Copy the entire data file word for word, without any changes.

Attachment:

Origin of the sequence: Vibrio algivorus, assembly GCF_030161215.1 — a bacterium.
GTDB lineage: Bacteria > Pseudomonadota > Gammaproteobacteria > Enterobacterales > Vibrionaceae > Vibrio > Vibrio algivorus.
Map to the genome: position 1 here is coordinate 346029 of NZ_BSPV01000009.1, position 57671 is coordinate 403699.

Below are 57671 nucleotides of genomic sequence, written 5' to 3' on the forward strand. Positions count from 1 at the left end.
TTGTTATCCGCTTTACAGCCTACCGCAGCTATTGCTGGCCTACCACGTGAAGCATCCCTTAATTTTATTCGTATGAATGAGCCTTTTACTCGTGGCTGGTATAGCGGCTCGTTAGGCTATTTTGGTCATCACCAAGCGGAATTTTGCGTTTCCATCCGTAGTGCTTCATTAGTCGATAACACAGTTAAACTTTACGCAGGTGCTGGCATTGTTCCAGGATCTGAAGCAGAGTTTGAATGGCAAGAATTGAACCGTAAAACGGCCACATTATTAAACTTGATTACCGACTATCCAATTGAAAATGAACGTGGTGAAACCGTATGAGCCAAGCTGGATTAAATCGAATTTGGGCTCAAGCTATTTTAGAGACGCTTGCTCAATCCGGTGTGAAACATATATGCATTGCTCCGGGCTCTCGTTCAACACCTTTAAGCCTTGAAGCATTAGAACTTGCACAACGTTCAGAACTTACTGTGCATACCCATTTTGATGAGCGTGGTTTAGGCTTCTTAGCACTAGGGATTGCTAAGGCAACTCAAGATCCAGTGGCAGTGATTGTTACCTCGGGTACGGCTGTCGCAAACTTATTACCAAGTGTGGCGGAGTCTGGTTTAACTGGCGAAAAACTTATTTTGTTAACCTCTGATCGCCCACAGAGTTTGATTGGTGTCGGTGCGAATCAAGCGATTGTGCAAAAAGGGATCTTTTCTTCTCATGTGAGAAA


Origin of the sequence: Vibrio algivorus, assembly GCF_030161215.1 — a bacterium.
GTDB lineage: Bacteria > Pseudomonadota > Gammaproteobacteria > Enterobacterales > Vibrionaceae > Vibrio > Vibrio algivorus.
Map to the genome: position 1 here is coordinate 346029 of NZ_BSPV01000009.1, position 57671 is coordinate 403699.

Below are 57671 nucleotides of genomic sequence, written 5' to 3' on the forward strand. Positions count from 1 at the left end.
TTGTTATCCGCTTTACAGCCTACCGCAGCTATTGCTGGCCTACCACGTGAAGCATCCCTTAATTTTATTCGTATGAATGAGCCTTTTACTCGTGGCTGGTATAGCGGCTCGTTAGGCTATTTTGGTCATCACCAAGCGGAATTTTGCGTTTCCATCCGTAGTGCTTCATTAGTCGATAACACAGTTAAACTTTACGCAGGTGCTGGCATTGTTCCAGGATCTGAAGCAGAGTTTGAATGGCAAGAATTGAACCGTAAAACGGCCACATTATTAAACTTGATTACCGACTATCCAATTGAAAATGAACGTGGTGAAACCGTATGAGCCAAGCTGGATTAAATCGAATTTGGGCTCAAGCTATTTTAGAGACGCTTGCTCAATCCGGTGTGAAACATATATGCATTGCTCCGGGCTCTCGTTCAACACCTTTAAGCCTTGAAGCATTAGAACTTGCACAACGTTCAGAACTTACTGTGCATACCCATTTTGATGAGCGTGGTTTAGGCTTCTTAGCACTAGGGATTGCTAAGGCAACTCAAGATCCAGTGGCAGTGATTGTTACCTCGGGTACGGCTGTCGCAAACTTATTACCAAGTGTGGCGGAGTCTGGTTTAACTGGCGAAAAACTTATTTTGTTAACCTCTGATCGCCCACAGAGTTTGATTGGTGTCGGTGCGAATCAAGCGATTGTGCAAAAAGGGATCTTTTCTTCTCATGTGAGAAA